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  Oracle Tips by Burleson

Correlated Subqueries

A correlated subquery  is a subquery that uses values from the outer query.  The Oracle database wants to execute the subquery once and use the results for all the evaluations in the outer query.  With a correlated subquery, the database must run the subquery for each evaluation because it is based on the outer query’s data.

SQL> select
  2    book_key,
  3    store_key,
  4    quantity
  5  from
  6    sales s
  7  where
  8    quantity < (select max(quantity)
  9                 from sales
 10                 where book_key = s.book_key);

------ ---- ----------
B101   S101       1000
B102   S102         10
B102   S103        200

B116   S105        100
B101   S105       8000
B109   S109        100 

81 rows selected.

In the example above, the subquery references the book_key in the outer query.  The value of the book_key changes by row of the outer query, so the database must rerun the subquery for each row comparison.  This has a significant performance impact on the execution time of the query, and for that reason, correlated subqueries should be avoided if possible.

The outer query knows nothing about the inner query except its results.  For that reason, the outer query cannot reference any columns in the subquery.  However, the subquery has access to the outer query and can reference outer query columns, thus the correlated subquery.

NULLs in Subqueries

If the subquery returns a NULL as one of its values, it is treated like any other NULL in the database.  You cannot compare nor do math on NULLs.  Therefore, if your subquery returns a NULL, you will need to use the NVL function to handle it.

  author_key in (select

In the example above, I used the NVL function to change any NULL author_key into the key A000.

Multi-Column Subqueries

A multi-column subquery  is simply a subquery that returns more than one column.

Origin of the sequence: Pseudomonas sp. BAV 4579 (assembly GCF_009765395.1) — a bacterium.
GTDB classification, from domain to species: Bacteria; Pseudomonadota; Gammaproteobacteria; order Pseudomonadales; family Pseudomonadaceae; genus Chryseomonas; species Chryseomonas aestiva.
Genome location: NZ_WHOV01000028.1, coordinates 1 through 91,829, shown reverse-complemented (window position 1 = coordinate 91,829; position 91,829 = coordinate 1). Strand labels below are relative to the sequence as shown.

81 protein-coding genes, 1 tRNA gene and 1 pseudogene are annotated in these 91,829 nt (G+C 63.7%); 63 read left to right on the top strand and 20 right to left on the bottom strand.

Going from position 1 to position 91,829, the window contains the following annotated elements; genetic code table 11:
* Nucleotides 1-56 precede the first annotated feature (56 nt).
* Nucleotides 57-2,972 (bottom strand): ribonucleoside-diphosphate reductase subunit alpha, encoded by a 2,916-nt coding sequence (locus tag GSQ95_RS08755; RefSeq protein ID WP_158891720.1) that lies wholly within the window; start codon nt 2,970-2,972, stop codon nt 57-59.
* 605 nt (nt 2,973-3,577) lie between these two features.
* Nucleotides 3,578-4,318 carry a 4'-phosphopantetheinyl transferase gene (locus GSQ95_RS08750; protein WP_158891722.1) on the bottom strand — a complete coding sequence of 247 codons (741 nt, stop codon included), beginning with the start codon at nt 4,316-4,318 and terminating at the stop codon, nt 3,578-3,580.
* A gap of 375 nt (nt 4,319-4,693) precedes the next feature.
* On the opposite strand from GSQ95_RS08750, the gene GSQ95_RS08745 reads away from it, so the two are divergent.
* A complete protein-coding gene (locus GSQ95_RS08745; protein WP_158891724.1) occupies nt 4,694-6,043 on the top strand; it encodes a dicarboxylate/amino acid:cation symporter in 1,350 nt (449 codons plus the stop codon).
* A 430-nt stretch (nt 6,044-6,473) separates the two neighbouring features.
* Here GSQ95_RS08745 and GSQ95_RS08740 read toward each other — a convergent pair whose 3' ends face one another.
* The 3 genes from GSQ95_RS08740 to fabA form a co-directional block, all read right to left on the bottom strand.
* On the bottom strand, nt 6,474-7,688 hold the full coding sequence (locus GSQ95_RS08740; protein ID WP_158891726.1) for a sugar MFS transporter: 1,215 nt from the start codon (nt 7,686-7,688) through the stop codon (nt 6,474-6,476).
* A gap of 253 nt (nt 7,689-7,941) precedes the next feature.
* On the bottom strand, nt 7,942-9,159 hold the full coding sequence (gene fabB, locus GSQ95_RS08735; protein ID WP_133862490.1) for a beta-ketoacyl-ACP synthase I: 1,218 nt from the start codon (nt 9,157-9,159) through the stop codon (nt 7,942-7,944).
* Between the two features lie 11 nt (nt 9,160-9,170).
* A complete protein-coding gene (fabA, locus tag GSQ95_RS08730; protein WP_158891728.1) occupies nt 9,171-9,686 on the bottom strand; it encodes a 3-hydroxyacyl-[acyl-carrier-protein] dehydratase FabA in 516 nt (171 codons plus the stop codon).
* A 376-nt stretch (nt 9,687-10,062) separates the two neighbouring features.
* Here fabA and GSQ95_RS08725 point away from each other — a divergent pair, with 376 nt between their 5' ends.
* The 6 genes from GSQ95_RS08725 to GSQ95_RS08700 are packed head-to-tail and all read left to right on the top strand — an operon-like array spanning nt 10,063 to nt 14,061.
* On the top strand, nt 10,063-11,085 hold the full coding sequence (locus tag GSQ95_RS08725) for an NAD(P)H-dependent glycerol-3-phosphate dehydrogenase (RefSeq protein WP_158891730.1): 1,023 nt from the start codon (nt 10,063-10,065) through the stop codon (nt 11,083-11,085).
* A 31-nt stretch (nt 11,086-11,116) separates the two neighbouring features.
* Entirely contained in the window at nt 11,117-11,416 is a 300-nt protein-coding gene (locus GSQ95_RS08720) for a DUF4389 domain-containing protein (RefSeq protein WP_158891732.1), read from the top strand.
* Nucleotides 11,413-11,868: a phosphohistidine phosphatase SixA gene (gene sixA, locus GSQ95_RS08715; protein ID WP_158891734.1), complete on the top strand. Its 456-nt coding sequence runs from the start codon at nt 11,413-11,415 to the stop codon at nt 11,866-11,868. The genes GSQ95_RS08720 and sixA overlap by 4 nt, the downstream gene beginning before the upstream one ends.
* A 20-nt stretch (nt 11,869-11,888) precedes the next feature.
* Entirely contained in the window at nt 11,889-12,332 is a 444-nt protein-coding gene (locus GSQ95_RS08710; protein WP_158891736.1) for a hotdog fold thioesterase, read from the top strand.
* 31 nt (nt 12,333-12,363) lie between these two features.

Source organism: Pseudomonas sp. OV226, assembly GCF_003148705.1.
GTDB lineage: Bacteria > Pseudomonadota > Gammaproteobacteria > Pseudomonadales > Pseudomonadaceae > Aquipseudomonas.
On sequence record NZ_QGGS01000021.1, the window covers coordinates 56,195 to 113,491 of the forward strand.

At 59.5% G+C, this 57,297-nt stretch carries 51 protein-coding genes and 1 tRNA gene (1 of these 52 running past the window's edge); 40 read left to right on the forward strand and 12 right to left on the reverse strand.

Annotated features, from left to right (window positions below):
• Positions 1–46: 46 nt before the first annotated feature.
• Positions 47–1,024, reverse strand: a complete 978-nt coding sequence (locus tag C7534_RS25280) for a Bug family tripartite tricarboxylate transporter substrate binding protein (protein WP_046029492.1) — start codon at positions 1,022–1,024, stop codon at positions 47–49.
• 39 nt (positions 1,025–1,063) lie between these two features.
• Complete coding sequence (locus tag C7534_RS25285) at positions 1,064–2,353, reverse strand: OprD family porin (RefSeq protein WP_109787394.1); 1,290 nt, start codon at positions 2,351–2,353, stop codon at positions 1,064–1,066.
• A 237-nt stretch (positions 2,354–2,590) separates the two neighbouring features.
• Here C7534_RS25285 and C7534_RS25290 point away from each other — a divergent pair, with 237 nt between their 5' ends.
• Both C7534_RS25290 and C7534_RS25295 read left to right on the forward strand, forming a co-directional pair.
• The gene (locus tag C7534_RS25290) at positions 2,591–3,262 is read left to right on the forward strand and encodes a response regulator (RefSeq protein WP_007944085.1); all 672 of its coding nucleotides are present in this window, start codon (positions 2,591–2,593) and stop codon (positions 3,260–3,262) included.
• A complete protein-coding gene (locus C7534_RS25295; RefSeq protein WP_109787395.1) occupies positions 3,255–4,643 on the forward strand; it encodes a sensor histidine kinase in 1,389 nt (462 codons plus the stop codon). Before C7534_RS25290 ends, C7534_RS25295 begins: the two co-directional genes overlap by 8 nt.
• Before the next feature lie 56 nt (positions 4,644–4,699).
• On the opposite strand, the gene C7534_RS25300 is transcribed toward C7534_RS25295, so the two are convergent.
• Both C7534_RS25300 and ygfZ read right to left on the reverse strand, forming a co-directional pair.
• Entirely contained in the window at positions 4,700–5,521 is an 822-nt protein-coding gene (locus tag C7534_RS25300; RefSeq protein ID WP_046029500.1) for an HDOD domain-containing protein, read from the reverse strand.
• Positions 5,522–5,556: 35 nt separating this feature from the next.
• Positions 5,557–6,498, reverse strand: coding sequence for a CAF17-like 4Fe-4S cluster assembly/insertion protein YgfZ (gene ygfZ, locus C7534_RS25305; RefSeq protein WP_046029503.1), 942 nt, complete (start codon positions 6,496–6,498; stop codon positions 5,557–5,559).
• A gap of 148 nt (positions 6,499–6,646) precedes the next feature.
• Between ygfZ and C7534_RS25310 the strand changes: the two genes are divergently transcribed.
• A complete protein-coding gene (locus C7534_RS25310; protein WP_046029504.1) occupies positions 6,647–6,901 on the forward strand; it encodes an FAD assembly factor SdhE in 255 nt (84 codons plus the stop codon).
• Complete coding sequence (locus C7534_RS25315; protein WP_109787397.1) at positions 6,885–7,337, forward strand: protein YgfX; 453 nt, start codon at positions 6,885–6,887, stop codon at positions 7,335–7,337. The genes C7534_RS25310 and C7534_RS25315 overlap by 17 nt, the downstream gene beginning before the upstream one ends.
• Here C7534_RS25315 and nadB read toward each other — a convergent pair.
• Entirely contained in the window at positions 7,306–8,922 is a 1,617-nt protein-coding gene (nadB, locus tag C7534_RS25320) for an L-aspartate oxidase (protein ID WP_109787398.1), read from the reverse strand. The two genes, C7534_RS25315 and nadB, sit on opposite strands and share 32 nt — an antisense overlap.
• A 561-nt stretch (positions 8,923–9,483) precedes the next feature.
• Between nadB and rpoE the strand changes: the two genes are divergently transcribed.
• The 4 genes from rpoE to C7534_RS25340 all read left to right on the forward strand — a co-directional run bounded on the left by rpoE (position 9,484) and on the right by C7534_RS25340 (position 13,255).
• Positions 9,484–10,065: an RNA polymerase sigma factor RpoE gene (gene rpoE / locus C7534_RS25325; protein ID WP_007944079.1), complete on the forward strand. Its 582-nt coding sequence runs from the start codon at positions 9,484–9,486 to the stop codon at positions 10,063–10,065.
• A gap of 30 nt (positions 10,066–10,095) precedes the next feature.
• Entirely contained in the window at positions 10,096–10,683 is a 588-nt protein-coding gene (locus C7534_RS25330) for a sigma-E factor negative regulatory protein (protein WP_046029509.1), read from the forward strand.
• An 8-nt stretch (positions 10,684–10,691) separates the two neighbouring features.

SQL> select
  2    book_key
  3  from
  4   sales
  5   where
  6    (store_key,
  7     order_date) in (select
  8                       store_key,
  9                       max(order_date)
 10                     from
 11                       sales join store using (store_key)
 12                     where
 13                       store_state = 'SC'
 14                     group by store_key);


The query lists the books in the latest order from stores in South Carolina.  The subquery returns two columns, a store_key and the date of the latest order.  The comparison is a pair-wise comparison, meaning that the column values are compared as a pair and not individually.  Both must match for the filter to return TRUE.

If I wanted a listing of order numbers that contained sales of book written by authors that live in Missouri or stores that sold the books in South Carolina, I would use a non-pair-wise comparison. 

SQL> select
  2    order_number
  3  from sales
  4  where
  5    book_key in (select book_key
  6                 from
  7                   author join book_author
  8                 where author_state = 'MO')
  9  and
 10    store_key  in (select store_key
 12                   from store
 13                   where store_state = 'SC');


9 rows selected.

In this example, I am comparing two columns, but they are unrelated, and so they must be compared in separate filters.

The above text is an excerpt from:

Easy Oracle SQL
Get Started Fast Writing SQL Reports with SQL*Plus

ISBN 0-9727513-7-8

by John Garmany

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